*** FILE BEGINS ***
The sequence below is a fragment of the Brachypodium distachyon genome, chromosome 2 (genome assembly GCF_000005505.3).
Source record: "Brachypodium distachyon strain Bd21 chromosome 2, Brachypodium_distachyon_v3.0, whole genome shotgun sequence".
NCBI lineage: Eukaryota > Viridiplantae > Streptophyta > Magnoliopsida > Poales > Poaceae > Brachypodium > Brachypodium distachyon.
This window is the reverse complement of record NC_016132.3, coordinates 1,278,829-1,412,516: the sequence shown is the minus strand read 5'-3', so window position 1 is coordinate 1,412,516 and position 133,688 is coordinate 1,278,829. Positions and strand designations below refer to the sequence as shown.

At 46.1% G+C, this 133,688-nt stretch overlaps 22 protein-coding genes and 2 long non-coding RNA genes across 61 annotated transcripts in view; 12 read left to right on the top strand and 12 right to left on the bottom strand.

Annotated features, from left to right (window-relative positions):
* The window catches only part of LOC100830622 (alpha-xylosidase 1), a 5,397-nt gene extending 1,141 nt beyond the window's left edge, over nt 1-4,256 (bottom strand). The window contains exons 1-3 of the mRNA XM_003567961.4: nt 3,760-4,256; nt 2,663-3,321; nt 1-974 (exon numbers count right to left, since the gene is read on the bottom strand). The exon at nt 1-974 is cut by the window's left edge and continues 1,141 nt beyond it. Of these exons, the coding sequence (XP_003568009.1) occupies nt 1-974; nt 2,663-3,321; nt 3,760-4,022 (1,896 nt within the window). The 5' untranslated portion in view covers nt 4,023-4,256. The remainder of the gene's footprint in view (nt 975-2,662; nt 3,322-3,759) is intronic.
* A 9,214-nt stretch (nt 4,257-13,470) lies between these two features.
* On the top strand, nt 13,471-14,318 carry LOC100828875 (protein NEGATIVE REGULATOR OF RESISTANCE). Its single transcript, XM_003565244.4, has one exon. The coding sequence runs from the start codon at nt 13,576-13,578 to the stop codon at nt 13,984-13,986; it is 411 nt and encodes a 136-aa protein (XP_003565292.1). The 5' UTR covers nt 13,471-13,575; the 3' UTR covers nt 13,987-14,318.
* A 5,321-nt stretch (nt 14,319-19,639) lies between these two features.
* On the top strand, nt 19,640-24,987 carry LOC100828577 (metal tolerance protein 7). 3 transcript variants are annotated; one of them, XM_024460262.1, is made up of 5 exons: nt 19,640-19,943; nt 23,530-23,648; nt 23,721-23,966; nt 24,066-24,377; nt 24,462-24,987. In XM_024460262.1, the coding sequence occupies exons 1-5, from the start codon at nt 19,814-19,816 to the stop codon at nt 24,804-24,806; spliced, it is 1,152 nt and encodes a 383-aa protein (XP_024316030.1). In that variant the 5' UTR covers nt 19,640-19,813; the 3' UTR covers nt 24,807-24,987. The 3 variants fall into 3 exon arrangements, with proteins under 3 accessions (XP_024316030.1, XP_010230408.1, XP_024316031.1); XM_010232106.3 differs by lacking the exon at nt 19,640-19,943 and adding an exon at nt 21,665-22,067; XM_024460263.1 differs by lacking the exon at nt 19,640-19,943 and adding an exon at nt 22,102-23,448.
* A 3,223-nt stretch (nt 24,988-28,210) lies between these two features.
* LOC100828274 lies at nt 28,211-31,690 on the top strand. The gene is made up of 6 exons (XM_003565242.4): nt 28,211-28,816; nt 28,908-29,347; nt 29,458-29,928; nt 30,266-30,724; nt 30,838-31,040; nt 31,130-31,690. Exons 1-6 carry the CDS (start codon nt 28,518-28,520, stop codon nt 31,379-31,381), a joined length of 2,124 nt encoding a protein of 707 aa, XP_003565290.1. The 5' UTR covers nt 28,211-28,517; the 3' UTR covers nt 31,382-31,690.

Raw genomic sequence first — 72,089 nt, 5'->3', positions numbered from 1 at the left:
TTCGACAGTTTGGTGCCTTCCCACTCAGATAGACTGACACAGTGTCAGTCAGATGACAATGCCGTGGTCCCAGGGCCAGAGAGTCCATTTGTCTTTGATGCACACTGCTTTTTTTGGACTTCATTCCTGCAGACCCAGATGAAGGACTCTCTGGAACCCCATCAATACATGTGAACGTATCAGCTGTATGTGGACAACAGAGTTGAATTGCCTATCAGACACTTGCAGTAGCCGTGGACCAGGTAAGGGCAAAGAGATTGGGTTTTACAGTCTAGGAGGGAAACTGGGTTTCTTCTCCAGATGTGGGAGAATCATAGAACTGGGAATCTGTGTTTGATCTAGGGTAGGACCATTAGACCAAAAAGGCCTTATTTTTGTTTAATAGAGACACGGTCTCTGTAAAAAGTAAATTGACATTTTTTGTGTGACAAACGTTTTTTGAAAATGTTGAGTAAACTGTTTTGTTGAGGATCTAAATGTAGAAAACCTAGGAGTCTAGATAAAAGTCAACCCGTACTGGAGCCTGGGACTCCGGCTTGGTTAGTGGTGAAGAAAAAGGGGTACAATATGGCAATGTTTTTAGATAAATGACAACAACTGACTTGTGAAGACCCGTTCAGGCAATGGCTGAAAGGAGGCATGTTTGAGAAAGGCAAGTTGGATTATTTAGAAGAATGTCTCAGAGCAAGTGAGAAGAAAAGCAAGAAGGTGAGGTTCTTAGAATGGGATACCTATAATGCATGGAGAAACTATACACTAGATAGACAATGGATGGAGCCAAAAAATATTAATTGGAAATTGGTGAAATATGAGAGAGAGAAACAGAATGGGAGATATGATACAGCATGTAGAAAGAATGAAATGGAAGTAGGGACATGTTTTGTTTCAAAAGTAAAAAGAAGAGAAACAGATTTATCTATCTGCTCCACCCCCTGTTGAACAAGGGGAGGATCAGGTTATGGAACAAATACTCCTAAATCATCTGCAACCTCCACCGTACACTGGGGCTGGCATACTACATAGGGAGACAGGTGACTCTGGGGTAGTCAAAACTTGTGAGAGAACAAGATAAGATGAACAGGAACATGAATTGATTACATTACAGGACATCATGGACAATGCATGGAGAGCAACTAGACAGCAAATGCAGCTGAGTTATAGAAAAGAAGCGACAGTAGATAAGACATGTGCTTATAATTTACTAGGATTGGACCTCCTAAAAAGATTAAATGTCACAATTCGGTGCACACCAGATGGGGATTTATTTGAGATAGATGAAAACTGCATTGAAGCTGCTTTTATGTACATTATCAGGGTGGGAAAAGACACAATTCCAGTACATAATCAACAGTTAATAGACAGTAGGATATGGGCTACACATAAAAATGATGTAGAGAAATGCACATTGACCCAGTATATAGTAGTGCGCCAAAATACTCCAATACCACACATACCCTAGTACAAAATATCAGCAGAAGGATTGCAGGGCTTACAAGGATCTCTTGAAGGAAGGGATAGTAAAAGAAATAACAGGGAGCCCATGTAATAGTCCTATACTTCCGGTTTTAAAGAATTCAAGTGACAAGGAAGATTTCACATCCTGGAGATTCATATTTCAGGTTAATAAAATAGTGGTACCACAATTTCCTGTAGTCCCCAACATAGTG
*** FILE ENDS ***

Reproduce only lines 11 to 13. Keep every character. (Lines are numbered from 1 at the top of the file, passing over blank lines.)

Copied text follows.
* On the top strand, nt 19,640-24,987 carry LOC100828577 (metal tolerance protein 7). 3 transcript variants are annotated; one of them, XM_024460262.1, is made up of 5 exons: nt 19,640-19,943; nt 23,530-23,648; nt 23,721-23,966; nt 24,066-24,377; nt 24,462-24,987. In XM_024460262.1, the coding sequence occupies exons 1-5, from the start codon at nt 19,814-19,816 to the stop codon at nt 24,804-24,806; spliced, it is 1,152 nt and encodes a 383-aa protein (XP_024316030.1). In that variant the 5' UTR covers nt 19,640-19,813; the 3' UTR covers nt 24,807-24,987. The 3 variants fall into 3 exon arrangements, with proteins under 3 accessions (XP_024316030.1, XP_010230408.1, XP_024316031.1); XM_010232106.3 differs by lacking the exon at nt 19,640-19,943 and adding an exon at nt 21,665-22,067; XM_024460263.1 differs by lacking the exon at nt 19,640-19,943 and adding an exon at nt 22,102-23,448.
* A 3,223-nt stretch (nt 24,988-28,210) lies between these two features.
* LOC100828274 lies at nt 28,211-31,690 on the top strand. The gene is made up of 6 exons (XM_003565242.4): nt 28,211-28,816; nt 28,908-29,347; nt 29,458-29,928; nt 30,266-30,724; nt 30,838-31,040; nt 31,130-31,690. Exons 1-6 carry the CDS (start codon nt 28,518-28,520, stop codon nt 31,379-31,381), a joined length of 2,124 nt encoding a protein of 707 aa, XP_003565290.1. The 5' UTR covers nt 28,211-28,517; the 3' UTR covers nt 31,382-31,690.